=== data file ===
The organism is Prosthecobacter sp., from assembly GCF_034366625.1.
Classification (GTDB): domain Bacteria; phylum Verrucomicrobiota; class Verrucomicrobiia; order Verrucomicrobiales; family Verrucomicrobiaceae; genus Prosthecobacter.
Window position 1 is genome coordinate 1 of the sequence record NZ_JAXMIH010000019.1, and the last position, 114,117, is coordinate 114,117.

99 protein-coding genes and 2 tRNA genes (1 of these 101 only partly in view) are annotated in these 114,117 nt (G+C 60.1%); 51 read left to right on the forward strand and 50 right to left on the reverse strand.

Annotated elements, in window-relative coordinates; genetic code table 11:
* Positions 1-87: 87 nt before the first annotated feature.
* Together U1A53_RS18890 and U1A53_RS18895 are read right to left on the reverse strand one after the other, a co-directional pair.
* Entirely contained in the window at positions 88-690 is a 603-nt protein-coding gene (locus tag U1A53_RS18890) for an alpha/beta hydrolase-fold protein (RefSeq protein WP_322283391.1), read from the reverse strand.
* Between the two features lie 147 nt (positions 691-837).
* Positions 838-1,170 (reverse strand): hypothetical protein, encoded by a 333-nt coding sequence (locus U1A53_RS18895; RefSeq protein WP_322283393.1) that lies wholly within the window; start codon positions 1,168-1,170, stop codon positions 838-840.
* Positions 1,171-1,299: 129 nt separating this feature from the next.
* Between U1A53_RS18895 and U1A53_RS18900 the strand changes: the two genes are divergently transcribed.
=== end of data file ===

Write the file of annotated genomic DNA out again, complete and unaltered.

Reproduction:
The organism is Prosthecobacter sp., from assembly GCF_034366625.1.
Classification (GTDB): domain Bacteria; phylum Verrucomicrobiota; class Verrucomicrobiia; order Verrucomicrobiales; family Verrucomicrobiaceae; genus Prosthecobacter.
Window position 1 is genome coordinate 1 of the sequence record NZ_JAXMIH010000019.1, and the last position, 114,117, is coordinate 114,117.

99 protein-coding genes and 2 tRNA genes (1 of these 101 only partly in view) are annotated in these 114,117 nt (G+C 60.1%); 51 read left to right on the forward strand and 50 right to left on the reverse strand.

Annotated elements, in window-relative coordinates; genetic code table 11:
* Positions 1-87: 87 nt before the first annotated feature.
* Together U1A53_RS18890 and U1A53_RS18895 are read right to left on the reverse strand one after the other, a co-directional pair.
* Entirely contained in the window at positions 88-690 is a 603-nt protein-coding gene (locus tag U1A53_RS18890) for an alpha/beta hydrolase-fold protein (RefSeq protein WP_322283391.1), read from the reverse strand.
* Between the two features lie 147 nt (positions 691-837).
* Positions 838-1,170 (reverse strand): hypothetical protein, encoded by a 333-nt coding sequence (locus U1A53_RS18895; RefSeq protein WP_322283393.1) that lies wholly within the window; start codon positions 1,168-1,170, stop codon positions 838-840.
* Positions 1,171-1,299: 129 nt separating this feature from the next.
* Between U1A53_RS18895 and U1A53_RS18900 the strand changes: the two genes are divergently transcribed.